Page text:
It is important to say that the camps were initiated, planned, built and also operated by Germans – and, of course, by too many Austrians. We have a strong historical responsibility, and we in Austria know that.Netanyahu called your visit to the Western Wall on Sunday “important.” Why did you go there? That is not something generally on the itinerary for EU leaders when they come here.
I think the question should be why I should not have done it. I also visited the Western Wall as foreign minister, and for me personally it is a very spiritual place.The EU, however, considers east Jerusalem “occupied territory,” and – for instance – the Bulgarian prime minister is not planning to go there when he comes here later this week.
I respect those who do not go there, but I also think it is legitimate to go there. It’s a special and spiritual place, and I will also go there the next time I’m in Jerusalem.In some EU countries – the Czech Republic and Romania – there are moves in the parliament to move their embassies to Jerusalem. Would you consider that?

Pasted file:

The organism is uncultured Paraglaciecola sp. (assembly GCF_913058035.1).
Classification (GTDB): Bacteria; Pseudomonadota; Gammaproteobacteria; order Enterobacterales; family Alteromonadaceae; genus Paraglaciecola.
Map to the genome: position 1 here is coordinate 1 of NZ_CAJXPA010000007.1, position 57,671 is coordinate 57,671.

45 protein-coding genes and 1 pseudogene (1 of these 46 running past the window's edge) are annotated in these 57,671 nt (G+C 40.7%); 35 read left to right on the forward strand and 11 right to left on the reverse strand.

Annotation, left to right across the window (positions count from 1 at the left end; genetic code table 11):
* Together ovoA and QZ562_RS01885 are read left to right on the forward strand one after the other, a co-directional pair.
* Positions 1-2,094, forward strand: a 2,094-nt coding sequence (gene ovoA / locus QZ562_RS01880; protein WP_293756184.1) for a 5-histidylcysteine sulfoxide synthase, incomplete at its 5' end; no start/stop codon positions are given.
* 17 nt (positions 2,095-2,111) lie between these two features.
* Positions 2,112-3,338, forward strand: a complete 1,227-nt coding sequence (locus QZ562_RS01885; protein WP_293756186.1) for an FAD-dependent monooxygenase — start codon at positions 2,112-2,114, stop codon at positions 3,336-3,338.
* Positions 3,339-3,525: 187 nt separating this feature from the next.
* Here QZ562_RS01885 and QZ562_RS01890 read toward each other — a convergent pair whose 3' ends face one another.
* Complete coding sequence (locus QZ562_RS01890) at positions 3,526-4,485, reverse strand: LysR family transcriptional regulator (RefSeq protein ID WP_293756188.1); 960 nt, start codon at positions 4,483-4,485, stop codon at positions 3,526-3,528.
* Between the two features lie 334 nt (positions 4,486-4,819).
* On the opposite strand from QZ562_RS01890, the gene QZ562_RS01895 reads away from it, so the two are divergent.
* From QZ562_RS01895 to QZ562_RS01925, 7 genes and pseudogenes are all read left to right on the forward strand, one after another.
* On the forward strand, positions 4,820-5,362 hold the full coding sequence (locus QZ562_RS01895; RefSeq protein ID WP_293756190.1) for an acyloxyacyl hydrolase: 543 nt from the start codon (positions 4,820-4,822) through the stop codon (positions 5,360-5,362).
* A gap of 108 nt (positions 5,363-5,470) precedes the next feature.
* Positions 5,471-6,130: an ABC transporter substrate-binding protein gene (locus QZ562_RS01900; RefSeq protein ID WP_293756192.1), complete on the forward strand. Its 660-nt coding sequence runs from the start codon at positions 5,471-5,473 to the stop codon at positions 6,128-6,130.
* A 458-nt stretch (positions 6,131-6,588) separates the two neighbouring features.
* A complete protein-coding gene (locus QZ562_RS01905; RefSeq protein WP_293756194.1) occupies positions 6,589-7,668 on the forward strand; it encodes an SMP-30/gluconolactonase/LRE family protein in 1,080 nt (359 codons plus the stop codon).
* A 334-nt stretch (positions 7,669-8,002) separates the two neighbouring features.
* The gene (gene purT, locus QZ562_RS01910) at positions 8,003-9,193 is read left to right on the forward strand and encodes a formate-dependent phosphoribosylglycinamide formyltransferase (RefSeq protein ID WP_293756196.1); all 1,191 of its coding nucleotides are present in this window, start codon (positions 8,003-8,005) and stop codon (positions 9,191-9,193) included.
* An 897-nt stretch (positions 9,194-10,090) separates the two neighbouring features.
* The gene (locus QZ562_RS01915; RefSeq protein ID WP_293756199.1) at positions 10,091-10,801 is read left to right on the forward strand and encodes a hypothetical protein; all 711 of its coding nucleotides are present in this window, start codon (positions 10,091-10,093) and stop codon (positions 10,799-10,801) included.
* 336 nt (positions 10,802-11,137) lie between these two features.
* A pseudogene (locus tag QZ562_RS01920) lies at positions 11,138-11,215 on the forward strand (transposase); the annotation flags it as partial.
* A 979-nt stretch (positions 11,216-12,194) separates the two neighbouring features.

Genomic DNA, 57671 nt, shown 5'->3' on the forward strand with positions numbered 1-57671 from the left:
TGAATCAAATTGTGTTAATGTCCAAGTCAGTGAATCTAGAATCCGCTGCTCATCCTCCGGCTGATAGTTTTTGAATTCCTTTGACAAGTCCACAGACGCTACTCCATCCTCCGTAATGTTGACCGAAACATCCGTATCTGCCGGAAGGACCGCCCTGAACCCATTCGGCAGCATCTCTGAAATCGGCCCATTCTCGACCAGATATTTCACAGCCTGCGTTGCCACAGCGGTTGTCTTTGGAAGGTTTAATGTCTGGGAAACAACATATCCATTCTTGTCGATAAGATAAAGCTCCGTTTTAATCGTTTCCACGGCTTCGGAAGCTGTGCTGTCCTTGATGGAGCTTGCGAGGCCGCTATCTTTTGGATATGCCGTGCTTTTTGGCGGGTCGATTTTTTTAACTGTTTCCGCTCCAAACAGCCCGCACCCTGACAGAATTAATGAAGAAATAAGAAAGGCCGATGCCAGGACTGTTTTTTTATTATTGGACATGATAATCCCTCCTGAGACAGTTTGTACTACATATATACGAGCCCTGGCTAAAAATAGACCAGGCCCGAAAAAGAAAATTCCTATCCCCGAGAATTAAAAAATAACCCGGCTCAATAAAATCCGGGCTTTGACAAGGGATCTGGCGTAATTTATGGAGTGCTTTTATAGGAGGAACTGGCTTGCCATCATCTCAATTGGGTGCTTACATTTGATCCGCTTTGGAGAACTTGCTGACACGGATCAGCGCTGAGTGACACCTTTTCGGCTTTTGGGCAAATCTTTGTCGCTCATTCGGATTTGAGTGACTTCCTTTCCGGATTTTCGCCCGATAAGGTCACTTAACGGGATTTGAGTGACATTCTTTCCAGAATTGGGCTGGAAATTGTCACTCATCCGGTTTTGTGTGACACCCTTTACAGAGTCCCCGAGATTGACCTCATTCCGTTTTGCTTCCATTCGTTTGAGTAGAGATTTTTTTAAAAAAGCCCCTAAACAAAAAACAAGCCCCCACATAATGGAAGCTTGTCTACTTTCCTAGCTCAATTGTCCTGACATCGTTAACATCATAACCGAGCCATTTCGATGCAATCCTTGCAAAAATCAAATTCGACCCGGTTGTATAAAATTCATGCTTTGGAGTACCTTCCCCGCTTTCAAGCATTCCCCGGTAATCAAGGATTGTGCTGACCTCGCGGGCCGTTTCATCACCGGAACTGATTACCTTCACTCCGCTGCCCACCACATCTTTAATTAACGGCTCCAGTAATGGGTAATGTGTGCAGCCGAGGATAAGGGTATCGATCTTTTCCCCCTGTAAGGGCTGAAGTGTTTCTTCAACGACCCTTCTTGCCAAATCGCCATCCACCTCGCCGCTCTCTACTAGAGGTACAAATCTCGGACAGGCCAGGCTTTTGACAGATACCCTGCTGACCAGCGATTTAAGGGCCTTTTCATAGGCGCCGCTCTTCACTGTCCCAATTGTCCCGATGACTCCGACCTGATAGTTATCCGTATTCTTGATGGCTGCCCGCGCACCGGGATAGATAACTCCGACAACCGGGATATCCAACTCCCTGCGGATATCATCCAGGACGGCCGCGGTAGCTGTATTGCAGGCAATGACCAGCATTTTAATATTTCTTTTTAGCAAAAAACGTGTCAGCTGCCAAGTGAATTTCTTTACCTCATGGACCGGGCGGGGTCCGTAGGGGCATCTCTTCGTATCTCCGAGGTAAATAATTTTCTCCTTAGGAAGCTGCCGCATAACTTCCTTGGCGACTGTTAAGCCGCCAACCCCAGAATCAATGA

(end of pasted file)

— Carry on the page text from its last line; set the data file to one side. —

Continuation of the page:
We think the basis for such a decision should be negotiations between the two parties, and as long as we don’t have an outcome here, then we will not move our embassy to Jerusalem.
Did this come up in discussions with the prime minister?
He knows and respects our position, and I understand and respect his point of view.You said with Netanyahu earlier that you want to raise awareness inside the EU of Israel’s special security situation. What do you mean?
I think this is necessary because we live in a totally different part of the world – Austria has neighbors like Switzerland and Liechtenstein – and I think it is important that we have an understanding of the special situation in the region, and for the special security needs of Israel. I think that more intensive exchanges between Israel and the European Union would be good in order to have a better understanding of the different situation Israel is in.There was criticism from the EU over recent events in Gaza, saying that Israel’s response was disproportionate. Do you agree?